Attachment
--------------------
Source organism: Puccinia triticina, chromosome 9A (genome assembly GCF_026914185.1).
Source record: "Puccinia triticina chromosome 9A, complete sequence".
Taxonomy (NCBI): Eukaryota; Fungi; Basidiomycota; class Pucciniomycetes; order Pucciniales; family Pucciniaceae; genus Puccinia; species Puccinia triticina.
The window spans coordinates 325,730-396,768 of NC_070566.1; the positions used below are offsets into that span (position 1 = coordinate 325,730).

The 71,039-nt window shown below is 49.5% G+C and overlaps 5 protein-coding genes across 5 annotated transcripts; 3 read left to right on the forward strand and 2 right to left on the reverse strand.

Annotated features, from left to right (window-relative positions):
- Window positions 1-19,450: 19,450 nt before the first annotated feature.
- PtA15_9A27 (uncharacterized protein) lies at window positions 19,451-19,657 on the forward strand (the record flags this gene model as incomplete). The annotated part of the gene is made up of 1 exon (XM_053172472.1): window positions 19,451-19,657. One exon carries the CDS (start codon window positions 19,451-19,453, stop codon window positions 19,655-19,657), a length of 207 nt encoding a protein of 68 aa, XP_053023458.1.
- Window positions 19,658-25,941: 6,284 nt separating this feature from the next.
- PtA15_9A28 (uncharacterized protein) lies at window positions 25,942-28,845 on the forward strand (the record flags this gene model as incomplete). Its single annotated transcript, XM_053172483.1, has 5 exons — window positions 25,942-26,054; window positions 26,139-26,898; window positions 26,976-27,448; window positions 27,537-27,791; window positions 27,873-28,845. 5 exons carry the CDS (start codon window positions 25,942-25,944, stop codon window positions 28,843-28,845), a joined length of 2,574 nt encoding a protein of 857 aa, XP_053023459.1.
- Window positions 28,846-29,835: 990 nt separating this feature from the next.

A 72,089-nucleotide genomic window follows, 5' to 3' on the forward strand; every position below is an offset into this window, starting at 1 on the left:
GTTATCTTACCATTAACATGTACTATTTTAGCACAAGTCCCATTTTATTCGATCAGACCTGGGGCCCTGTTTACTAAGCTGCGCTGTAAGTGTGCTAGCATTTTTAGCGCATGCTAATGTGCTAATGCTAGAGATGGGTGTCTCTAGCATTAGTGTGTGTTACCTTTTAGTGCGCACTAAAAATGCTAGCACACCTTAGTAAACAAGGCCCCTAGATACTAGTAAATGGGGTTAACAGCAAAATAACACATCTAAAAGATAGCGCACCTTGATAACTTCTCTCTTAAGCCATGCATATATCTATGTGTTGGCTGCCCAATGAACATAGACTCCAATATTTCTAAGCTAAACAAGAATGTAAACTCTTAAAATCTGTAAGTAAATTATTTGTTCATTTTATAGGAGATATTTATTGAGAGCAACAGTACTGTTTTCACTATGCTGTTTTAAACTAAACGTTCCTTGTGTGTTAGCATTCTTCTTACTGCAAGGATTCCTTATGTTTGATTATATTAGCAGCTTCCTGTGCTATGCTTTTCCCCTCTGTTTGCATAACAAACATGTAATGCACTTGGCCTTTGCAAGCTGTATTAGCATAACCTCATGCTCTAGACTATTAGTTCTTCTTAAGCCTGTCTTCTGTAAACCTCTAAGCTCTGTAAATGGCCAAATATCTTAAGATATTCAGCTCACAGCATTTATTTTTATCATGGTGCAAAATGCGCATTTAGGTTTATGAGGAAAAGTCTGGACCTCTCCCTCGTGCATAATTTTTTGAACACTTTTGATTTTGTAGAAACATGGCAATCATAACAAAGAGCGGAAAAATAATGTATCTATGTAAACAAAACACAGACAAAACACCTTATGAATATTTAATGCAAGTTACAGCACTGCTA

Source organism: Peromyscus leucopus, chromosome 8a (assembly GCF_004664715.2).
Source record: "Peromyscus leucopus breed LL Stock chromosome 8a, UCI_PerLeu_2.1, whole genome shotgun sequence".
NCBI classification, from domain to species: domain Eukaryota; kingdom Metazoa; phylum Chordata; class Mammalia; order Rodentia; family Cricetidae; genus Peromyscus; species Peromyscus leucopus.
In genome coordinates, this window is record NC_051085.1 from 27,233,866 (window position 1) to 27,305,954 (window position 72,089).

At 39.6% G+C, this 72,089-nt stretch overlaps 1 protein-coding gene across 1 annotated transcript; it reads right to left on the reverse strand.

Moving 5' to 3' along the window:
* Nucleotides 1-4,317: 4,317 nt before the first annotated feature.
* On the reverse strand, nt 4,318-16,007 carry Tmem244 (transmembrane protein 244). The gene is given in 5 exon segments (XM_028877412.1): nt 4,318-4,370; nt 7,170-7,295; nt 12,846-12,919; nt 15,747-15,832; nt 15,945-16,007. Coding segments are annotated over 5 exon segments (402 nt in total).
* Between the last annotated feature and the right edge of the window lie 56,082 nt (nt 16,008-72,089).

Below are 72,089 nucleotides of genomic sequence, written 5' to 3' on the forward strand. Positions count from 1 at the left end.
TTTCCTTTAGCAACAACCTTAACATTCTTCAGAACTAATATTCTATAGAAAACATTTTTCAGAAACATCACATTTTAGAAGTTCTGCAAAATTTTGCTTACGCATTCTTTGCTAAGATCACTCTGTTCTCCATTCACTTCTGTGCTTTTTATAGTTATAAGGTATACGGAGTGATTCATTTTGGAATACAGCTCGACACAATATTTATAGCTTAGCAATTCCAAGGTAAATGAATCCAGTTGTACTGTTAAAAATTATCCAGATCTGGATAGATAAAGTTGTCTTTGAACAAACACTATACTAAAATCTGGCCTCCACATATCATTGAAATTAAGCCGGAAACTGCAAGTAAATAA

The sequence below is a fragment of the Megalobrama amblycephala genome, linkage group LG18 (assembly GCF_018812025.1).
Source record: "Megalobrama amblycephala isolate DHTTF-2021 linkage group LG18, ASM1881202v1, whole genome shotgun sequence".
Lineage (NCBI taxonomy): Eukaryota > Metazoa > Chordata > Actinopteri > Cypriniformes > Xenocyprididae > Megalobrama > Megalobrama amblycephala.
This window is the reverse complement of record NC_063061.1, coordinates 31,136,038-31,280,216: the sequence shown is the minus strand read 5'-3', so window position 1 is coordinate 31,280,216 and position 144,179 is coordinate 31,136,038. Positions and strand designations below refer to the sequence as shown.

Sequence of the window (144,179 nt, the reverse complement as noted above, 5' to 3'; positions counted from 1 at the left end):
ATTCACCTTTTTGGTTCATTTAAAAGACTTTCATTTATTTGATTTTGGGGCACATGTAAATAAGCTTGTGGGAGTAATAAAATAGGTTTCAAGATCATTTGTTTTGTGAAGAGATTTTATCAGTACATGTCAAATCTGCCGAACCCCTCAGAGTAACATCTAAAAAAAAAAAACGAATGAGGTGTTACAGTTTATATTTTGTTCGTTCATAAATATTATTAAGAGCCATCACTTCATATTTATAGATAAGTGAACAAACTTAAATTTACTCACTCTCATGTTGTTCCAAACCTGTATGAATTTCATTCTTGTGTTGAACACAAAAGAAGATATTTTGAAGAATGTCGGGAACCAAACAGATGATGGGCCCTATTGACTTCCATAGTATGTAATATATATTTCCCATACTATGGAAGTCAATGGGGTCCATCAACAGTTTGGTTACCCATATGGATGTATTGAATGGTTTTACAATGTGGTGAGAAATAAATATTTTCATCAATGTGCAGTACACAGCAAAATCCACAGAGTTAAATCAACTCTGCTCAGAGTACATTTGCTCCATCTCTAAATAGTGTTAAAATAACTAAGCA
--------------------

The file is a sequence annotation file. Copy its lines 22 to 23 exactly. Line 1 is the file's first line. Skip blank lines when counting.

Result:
* Between the last annotated feature and the right edge of the window lie 56,082 nt (nt 16,008-72,089).

Below are 72,089 nucleotides of genomic sequence, written 5' to 3' on the forward strand. Positions count from 1 at the left end.